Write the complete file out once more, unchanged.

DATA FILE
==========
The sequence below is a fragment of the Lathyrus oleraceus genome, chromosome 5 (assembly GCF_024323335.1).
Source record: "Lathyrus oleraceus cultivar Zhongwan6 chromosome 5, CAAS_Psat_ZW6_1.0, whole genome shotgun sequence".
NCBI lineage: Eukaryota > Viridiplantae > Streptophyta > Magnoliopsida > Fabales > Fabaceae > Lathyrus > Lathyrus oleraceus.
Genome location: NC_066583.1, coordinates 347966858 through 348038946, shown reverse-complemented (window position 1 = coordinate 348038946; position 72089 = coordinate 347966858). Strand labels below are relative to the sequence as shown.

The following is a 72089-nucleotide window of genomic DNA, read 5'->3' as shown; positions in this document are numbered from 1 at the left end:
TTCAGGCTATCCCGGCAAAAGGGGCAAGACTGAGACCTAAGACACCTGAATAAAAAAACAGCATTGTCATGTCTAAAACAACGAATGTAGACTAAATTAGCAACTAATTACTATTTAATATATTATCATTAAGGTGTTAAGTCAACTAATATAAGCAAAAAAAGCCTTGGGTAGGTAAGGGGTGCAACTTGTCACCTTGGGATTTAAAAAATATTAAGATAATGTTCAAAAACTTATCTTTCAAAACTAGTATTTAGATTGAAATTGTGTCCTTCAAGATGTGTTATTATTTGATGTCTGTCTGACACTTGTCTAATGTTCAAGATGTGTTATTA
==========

The sequence below is a fragment of the Lathyrus oleraceus genome, chromosome 5 (assembly GCF_024323335.1).
Source record: "Lathyrus oleraceus cultivar Zhongwan6 chromosome 5, CAAS_Psat_ZW6_1.0, whole genome shotgun sequence".
NCBI lineage: Eukaryota > Viridiplantae > Streptophyta > Magnoliopsida > Fabales > Fabaceae > Lathyrus > Lathyrus oleraceus.
Genome location: NC_066583.1, coordinates 347966858 through 348038946, shown reverse-complemented (window position 1 = coordinate 348038946; position 72089 = coordinate 347966858). Strand labels below are relative to the sequence as shown.

The following is a 72089-nucleotide window of genomic DNA, read 5'->3' as shown; positions in this document are numbered from 1 at the left end:
TTCAGGCTATCCCGGCAAAAGGGGCAAGACTGAGACCTAAGACACCTGAATAAAAAAACAGCATTGTCATGTCTAAAACAACGAATGTAGACTAAATTAGCAACTAATTACTATTTAATATATTATCATTAAGGTGTTAAGTCAACTAATATAAGCAAAAAAAGCCTTGGGTAGGTAAGGGGTGCAACTTGTCACCTTGGGATTTAAAAAATATTAAGATAATGTTCAAAAACTTATCTTTCAAAACTAGTATTTAGATTGAAATTGTGTCCTTCAAGATGTGTTATTATTTGATGTCTGTCTGACACTTGTCTAATGTTCAAGATGTGTTATTA